I can say honestly that I get better professional development on Twitter than any seminar I was ever made to sit through. Facebook, on the other hand, exhausts me and really gives me little more than an insight on what someone did on a Saturday night.
Pleasure, discovery, ideas, community
Brainstorming, latest news and information on variety of interests, friendships with like-minded individuals - worth the time and energy.
I tend to think of it as a kind of gleaning, which I've always found to be rewarding: pick something up off the heap or just leave it where you found it (someone else might find it useful)... Do it when you want to. Don't when you don't.
On Lens we get a quarter of our traffic from social media. I also get ideas for posts from my facebook feed. I spend a lot of time on it. And analogue life does get in the way of social media .
Facebook seems to be the place I can share my photography events, as well as create discussions about my work by embedding comments onto parts of my website.Twitter is the way I communicate with people farther away, geographically and culturally. I can directly tweet companies questions, a photographer in Europe, or a videographer in Canada which is social networking at its finest.Tumblr is where I create a visual log of inspiration. I post my images as well as other images that I find captivating. I often go back to my archive if I am lacking vision for an image or shoot.
I'll second Andy's comment. I've managed to become a part of a fantastic online community of creative people that simply wouldn't have been possible without Twitter (Facebook's ROI hasn't been quite as significant for me).
Terrific! Some really honest feedback. Thank you!
Oh, wow - I've used Facebook to contact a friend to get a ride to the emergency room after collapsing since I didn't have my phone. Haven't physically seen my family in over a year, but at least we have Skype.And then there are those random weirdos you meet online who have such a profound impact on your life (David Bram, Camden Hardy, David R. Munson, etc)....
honestly i use my FB to reach my students quickly, being that they are addicted, tumblr for inspiration and to see what else is out there in other genres as well. google +, now we'll have to see on that one.i do not tweet much anymore, but after reading the comments above, I believe I may be missing out on some amazing information.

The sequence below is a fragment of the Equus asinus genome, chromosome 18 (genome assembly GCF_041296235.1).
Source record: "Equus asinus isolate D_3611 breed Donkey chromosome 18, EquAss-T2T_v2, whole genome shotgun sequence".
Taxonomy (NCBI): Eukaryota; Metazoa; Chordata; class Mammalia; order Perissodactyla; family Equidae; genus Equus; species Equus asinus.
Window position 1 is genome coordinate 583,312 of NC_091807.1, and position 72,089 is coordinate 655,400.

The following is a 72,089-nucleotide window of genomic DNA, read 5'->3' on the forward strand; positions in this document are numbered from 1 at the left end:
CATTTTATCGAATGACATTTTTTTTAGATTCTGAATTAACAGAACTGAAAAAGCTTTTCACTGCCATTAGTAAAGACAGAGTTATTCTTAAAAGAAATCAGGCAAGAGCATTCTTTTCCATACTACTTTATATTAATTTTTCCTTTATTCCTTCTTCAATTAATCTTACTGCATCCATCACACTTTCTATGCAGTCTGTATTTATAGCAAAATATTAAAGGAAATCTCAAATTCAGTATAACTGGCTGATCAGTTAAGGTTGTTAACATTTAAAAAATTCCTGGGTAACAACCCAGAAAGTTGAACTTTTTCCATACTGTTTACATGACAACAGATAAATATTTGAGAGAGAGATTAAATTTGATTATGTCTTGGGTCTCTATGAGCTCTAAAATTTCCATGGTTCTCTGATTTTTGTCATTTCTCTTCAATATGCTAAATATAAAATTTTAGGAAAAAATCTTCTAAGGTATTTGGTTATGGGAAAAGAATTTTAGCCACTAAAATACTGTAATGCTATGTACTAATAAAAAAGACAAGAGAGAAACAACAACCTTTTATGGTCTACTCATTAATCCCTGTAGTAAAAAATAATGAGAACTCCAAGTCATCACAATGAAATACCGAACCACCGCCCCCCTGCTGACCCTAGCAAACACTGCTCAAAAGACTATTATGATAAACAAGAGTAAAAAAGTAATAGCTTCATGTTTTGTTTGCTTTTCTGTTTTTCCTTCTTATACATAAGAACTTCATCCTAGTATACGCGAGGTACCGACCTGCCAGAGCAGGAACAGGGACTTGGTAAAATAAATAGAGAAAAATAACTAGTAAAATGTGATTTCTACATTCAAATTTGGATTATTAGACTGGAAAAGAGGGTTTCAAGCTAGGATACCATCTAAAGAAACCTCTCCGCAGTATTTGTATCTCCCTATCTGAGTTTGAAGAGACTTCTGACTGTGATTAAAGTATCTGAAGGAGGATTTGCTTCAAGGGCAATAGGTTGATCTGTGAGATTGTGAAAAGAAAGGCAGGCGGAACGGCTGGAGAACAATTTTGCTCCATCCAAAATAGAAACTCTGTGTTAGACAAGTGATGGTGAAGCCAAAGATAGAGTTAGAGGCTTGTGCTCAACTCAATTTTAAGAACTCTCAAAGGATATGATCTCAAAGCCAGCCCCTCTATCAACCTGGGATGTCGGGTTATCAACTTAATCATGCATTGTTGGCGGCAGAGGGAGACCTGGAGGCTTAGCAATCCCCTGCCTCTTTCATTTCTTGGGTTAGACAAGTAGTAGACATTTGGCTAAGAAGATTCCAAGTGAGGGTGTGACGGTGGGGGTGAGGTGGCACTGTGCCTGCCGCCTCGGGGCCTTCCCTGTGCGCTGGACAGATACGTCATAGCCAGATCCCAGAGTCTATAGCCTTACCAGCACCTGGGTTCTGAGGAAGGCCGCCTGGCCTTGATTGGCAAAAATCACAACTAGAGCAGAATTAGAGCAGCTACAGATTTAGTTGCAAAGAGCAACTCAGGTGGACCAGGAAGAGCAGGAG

Like FlakPhoto I'm primarily into it for the "Pleasure, discovery, ideas, community"
Right now I am mostly using Facebook and I really like it as a bulletin board of what people are doing and seeing. And I feel like it's starting to develop into a possible discussion board, too. I do get a sense of community from it.
In years past, I spent way too much time on social media, with little to no return on my time invested. My facebook page/fan page was hacked repeatedly, so I quit! Now I only do a blog with great feedback and real results. Less time devoted to the computer equals more time to be creative, more time being creative equals more work created!
I get a lot out of visiting other peoples blogs and tumblrs. They give me new ideas and inspire me to make more contacts and friends. I mainly use facebook to engage my like-minded 'friends' in the topics i post on my blog. As well as writing 'witty' comments so i seem awesome. Im in love with my blog, but not many people read it. I want to be part of discussions about art and photography, social media is a way for me to do it.
As others have said, community. I've met some awesome photographers in person, and seen work I might never have known about in a strictly analog world.
Questioning that hard right now. Don't have an answer, but my feeling is: not enough, considering what has gone undone while I mess with social networking. The pessimist's view....
Basically I stick with LinkedIn. Met some nice folks there. The forums are good, especially the smaller members only forums. As far as ROI on social media, financially – not effective, yet… Viewing portfolios is a great inspiration at times. I don’t let social media suck up my time. I still put higher value to the good old fashion social media of the pre internet days – a nice face to face chat. Yes the net exposes us to a lot of art we would otherwise never see, but there is really something in getting out to a brick and mortar gallery to really see the art and talk with someone and living the experience.